Narrative-heavy First Drafts

Continuing with the discussion on Scene v. Narrative, a reader asks why her first drafts always seem to be overburdened with “telly” narrative. She says, “I know I’m supposed to show, not tell. Why, then, can’t I seem to do this when I’m drafting?”
Writing Tip for Today: If your first efforts on a novel or story feel weighed down by telling, my opinion is that you’re telling yourself important things about your character and the story. These things are valuable to you but may not be the best way to engage your reader. That will probably be accomplished better by scenes, oozing with concrete sensory detail, action and tension or conflict. Camera in close. However, don’t underestimate the power of learning about your character’s quirks, qualities and motivations. While this kind of narrative may not be included in the final draft (or may be pared down and sprinkled into the scenes), you as the writer need to understand your character as deeply and completely as possible. If a draft of a passage is branded “telly,” don’t be so quick to toss it. The character’s voice is a process of discovery, and early drafts are the ideal places to experiment.
Try This! Write a letter from your main character, answering what said character wants, needs and will do to get it.

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About Linda S. Clare

I'm an author, speaker, writing coach and mentor. I teach both fiction and nonfiction writing at Lane Community College and in the doctoral program as expert writing advisor for George Fox University. I love helping writers improve their craft and I'm both an avid reader and writer of stories about those with wounded hearts.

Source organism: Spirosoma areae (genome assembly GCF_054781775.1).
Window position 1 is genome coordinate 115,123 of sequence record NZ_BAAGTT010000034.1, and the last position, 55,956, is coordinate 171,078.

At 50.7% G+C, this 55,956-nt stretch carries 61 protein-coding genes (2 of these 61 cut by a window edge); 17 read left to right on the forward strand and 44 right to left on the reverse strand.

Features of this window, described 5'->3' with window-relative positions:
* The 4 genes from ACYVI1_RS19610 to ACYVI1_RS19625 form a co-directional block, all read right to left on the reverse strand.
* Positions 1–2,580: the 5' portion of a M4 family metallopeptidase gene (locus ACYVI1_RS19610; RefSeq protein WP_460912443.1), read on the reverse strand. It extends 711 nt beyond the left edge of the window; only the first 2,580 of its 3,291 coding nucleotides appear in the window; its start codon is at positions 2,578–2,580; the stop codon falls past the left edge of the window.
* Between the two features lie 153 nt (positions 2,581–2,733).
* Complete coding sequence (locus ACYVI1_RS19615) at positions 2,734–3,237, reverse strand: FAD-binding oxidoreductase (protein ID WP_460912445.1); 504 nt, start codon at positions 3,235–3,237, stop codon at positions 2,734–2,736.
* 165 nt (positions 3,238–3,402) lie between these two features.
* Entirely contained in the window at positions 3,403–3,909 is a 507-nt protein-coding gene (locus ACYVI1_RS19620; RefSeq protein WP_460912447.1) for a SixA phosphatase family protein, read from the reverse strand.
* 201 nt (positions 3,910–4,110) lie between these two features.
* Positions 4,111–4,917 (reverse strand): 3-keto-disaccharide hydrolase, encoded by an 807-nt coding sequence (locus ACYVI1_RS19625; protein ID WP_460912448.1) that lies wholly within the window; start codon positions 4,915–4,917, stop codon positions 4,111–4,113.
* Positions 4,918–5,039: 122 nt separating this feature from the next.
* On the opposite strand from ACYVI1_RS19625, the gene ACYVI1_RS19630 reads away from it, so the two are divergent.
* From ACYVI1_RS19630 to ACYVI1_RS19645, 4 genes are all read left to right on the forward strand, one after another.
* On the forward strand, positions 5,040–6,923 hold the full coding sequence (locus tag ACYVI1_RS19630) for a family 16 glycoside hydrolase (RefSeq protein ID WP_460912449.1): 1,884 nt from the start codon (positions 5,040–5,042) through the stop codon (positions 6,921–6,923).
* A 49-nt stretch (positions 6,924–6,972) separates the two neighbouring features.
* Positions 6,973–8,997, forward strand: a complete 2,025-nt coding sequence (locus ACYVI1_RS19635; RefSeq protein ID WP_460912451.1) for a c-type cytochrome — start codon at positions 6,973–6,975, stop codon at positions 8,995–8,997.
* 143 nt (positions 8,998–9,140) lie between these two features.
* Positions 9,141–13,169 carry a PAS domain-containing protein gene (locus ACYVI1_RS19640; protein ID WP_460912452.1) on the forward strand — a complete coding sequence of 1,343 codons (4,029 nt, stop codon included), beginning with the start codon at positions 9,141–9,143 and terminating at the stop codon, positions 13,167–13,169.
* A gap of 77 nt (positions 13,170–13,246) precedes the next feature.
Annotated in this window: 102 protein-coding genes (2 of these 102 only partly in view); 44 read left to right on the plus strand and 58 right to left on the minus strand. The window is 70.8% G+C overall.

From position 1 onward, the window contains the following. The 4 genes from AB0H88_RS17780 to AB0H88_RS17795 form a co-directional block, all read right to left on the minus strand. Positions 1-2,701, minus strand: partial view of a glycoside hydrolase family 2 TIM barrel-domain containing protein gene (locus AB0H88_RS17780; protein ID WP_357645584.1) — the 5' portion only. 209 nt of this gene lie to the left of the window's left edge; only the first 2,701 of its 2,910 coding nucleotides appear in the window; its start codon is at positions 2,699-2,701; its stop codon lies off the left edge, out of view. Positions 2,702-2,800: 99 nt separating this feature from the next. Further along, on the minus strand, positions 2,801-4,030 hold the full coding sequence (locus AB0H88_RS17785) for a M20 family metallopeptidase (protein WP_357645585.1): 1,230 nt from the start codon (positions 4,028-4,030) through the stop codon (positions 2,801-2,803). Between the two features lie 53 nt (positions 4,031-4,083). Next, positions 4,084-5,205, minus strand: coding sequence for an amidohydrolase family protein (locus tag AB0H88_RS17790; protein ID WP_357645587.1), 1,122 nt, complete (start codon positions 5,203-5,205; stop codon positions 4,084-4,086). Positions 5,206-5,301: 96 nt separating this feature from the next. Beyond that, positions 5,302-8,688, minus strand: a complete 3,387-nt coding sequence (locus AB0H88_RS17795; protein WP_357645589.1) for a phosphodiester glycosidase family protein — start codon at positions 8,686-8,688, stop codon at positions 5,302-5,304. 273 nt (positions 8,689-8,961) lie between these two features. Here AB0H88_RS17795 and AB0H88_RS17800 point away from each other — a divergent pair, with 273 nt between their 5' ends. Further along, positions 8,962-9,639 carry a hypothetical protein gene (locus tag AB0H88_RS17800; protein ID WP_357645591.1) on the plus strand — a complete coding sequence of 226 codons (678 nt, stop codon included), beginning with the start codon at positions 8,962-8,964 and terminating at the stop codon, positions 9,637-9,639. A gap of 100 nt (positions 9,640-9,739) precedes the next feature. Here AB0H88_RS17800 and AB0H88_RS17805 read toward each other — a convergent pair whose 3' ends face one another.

4 comments on “Narrative-heavy First Drafts

  1. I can SO relate! There was so much narrative in the 2nd chapter of my draft that many critiques suggested starting the story later, but I knew the transitions my heroine made (both physically and emotionally) in that chapter were an important part of the story. The new Chapter 2 looks almost nothing like the old one, but that first draft was valuable.

    Here’s what I did to fix it:

    Switched to 1st person and let my heroine “journal” her transition. Some of this material made it into the final version as close 3rd, deep POV–still narrative, but not so boring.

    Identified the critical points of transition. Since the emotional journey took place while traveling, I identified ways the changing setting could reflect her inner journey.

    Finally, at those critical points, I developed interactive scenes that could show her conflicts and choices. I tried writing these just as dialogue, then added back in the better parts of the narrative to enhance the action.

    That edit was a lot of work, but I think the result was worth it!

  2. Linda here. Wow, terrific effort, Lynn. I know from experience that especially if you write in 1st person (I do, a lot), then everything feels active because the character is speraking directly to the reader. Yet I’ve learned that readers crave something to look at, or experience in some sensory way. Just having a character tell the reader everything usually lets down the reader. Good for you on being willing to fix your story. ~Linda

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